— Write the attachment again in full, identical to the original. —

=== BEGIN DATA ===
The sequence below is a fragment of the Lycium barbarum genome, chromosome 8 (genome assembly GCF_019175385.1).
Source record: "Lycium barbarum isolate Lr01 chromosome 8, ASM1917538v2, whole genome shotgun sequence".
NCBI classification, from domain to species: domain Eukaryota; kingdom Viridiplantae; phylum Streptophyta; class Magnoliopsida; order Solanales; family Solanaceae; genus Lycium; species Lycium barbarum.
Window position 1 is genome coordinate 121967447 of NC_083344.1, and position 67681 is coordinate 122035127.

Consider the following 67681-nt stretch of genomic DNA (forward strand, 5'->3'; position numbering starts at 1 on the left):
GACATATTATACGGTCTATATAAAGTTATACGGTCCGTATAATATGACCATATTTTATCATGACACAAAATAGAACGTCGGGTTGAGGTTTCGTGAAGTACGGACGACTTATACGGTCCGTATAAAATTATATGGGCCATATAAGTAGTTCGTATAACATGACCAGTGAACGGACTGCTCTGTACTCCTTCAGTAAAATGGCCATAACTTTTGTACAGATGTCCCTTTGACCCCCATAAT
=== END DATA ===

The sequence below is a fragment of the Lycium barbarum genome, chromosome 8 (genome assembly GCF_019175385.1).
Source record: "Lycium barbarum isolate Lr01 chromosome 8, ASM1917538v2, whole genome shotgun sequence".
NCBI classification, from domain to species: domain Eukaryota; kingdom Viridiplantae; phylum Streptophyta; class Magnoliopsida; order Solanales; family Solanaceae; genus Lycium; species Lycium barbarum.
Window position 1 is genome coordinate 121967447 of NC_083344.1, and position 67681 is coordinate 122035127.

Consider the following 67681-nt stretch of genomic DNA (forward strand, 5'->3'; position numbering starts at 1 on the left):
GACATATTATACGGTCTATATAAAGTTATACGGTCCGTATAATATGACCATATTTTATCATGACACAAAATAGAACGTCGGGTTGAGGTTTCGTGAAGTACGGACGACTTATACGGTCCGTATAAAATTATATGGGCCATATAAGTAGTTCGTATAACATGACCAGTGAACGGACTGCTCTGTACTCCTTCAGTAAAATGGCCATAACTTTTGTACAGATGTCCCTTTGACCCCCATAAT